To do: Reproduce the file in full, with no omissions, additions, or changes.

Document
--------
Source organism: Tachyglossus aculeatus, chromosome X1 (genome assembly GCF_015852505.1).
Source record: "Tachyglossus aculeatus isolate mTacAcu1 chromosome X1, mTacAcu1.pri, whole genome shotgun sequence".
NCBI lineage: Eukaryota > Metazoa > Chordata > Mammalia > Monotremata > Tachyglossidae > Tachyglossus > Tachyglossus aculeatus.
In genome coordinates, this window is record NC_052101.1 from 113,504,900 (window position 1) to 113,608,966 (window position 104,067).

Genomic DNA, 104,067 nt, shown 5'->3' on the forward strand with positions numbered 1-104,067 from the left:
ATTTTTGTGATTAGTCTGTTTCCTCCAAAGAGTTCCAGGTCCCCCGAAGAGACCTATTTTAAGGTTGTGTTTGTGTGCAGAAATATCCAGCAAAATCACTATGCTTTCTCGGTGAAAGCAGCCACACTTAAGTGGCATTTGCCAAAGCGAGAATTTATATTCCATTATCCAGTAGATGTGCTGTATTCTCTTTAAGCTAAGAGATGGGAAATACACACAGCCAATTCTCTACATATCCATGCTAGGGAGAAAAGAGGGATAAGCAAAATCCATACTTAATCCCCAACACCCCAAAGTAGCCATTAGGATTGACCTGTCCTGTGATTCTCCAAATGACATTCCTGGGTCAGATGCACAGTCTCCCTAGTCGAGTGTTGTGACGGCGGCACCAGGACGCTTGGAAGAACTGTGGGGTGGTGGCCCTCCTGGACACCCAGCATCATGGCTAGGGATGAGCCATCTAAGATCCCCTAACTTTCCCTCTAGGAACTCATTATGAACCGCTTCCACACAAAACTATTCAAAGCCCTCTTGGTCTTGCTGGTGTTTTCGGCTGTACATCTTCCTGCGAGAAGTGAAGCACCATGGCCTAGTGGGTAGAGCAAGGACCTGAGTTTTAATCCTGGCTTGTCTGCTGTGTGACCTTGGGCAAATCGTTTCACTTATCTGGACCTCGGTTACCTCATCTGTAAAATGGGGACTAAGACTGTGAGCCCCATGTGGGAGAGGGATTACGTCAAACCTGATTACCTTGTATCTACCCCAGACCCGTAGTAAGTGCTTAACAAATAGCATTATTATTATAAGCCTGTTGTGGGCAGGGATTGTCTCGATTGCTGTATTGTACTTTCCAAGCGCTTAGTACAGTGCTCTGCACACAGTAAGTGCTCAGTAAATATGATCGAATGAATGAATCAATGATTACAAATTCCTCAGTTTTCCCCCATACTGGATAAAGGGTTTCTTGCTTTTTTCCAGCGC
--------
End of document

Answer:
Source organism: Tachyglossus aculeatus, chromosome X1 (genome assembly GCF_015852505.1).
Source record: "Tachyglossus aculeatus isolate mTacAcu1 chromosome X1, mTacAcu1.pri, whole genome shotgun sequence".
NCBI lineage: Eukaryota > Metazoa > Chordata > Mammalia > Monotremata > Tachyglossidae > Tachyglossus > Tachyglossus aculeatus.
In genome coordinates, this window is record NC_052101.1 from 113,504,900 (window position 1) to 113,608,966 (window position 104,067).

Genomic DNA, 104,067 nt, shown 5'->3' on the forward strand with positions numbered 1-104,067 from the left:
ATTTTTGTGATTAGTCTGTTTCCTCCAAAGAGTTCCAGGTCCCCCGAAGAGACCTATTTTAAGGTTGTGTTTGTGTGCAGAAATATCCAGCAAAATCACTATGCTTTCTCGGTGAAAGCAGCCACACTTAAGTGGCATTTGCCAAAGCGAGAATTTATATTCCATTATCCAGTAGATGTGCTGTATTCTCTTTAAGCTAAGAGATGGGAAATACACACAGCCAATTCTCTACATATCCATGCTAGGGAGAAAAGAGGGATAAGCAAAATCCATACTTAATCCCCAACACCCCAAAGTAGCCATTAGGATTGACCTGTCCTGTGATTCTCCAAATGACATTCCTGGGTCAGATGCACAGTCTCCCTAGTCGAGTGTTGTGACGGCGGCACCAGGACGCTTGGAAGAACTGTGGGGTGGTGGCCCTCCTGGACACCCAGCATCATGGCTAGGGATGAGCCATCTAAGATCCCCTAACTTTCCCTCTAGGAACTCATTATGAACCGCTTCCACACAAAACTATTCAAAGCCCTCTTGGTCTTGCTGGTGTTTTCGGCTGTACATCTTCCTGCGAGAAGTGAAGCACCATGGCCTAGTGGGTAGAGCAAGGACCTGAGTTTTAATCCTGGCTTGTCTGCTGTGTGACCTTGGGCAAATCGTTTCACTTATCTGGACCTCGGTTACCTCATCTGTAAAATGGGGACTAAGACTGTGAGCCCCATGTGGGAGAGGGATTACGTCAAACCTGATTACCTTGTATCTACCCCAGACCCGTAGTAAGTGCTTAACAAATAGCATTATTATTATAAGCCTGTTGTGGGCAGGGATTGTCTCGATTGCTGTATTGTACTTTCCAAGCGCTTAGTACAGTGCTCTGCACACAGTAAGTGCTCAGTAAATATGATCGAATGAATGAATCAATGATTACAAATTCCTCAGTTTTCCCCCATACTGGATAAAGGGTTTCTTGCTTTTTTCCAGCGC